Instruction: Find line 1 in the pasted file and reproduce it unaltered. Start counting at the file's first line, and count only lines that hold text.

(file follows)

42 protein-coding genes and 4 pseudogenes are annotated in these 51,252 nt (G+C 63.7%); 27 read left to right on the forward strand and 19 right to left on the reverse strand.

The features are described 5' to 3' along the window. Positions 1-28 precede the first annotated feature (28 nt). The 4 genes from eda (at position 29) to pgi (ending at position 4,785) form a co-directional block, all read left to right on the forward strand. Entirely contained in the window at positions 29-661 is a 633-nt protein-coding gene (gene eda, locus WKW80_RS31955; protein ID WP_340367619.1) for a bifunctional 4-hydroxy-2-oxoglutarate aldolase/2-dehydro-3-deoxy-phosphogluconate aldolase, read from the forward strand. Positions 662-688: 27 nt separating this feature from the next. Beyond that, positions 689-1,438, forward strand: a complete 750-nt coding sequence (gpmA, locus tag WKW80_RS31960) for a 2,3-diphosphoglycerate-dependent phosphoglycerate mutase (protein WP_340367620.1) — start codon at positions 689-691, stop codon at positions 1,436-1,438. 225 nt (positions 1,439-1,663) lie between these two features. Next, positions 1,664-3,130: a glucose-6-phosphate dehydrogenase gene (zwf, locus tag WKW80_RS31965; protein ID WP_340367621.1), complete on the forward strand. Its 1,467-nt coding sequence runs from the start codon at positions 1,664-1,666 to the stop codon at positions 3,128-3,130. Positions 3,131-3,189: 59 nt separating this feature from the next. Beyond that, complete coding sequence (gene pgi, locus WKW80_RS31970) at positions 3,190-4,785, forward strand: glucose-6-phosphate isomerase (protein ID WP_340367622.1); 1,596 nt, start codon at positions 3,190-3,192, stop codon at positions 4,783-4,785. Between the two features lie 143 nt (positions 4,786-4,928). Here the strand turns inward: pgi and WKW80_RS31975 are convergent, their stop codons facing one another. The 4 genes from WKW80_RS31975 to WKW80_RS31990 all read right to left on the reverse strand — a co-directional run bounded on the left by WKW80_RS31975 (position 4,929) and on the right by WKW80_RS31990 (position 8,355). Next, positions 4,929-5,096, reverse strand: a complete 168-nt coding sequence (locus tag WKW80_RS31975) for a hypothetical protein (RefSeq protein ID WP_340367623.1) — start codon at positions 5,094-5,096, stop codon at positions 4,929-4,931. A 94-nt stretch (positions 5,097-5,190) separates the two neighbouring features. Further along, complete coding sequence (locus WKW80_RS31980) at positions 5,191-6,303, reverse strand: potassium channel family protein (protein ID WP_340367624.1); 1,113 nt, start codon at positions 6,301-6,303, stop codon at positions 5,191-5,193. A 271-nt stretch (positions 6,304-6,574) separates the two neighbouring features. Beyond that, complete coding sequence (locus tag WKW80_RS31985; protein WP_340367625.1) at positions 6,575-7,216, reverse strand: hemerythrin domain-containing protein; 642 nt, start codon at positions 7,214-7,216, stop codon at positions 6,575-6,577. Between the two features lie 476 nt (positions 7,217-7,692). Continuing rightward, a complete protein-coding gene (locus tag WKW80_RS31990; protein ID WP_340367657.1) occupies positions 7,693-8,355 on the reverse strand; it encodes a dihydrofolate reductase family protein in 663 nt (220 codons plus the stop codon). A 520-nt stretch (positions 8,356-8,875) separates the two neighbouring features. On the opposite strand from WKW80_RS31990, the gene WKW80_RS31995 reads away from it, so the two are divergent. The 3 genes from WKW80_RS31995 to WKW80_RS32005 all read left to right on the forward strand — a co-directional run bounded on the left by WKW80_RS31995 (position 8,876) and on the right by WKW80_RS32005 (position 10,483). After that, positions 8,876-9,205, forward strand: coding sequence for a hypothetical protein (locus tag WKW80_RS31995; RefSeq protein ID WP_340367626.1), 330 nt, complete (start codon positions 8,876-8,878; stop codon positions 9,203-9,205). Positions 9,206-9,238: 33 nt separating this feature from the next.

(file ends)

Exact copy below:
42 protein-coding genes and 4 pseudogenes are annotated in these 51,252 nt (G+C 63.7%); 27 read left to right on the forward strand and 19 right to left on the reverse strand.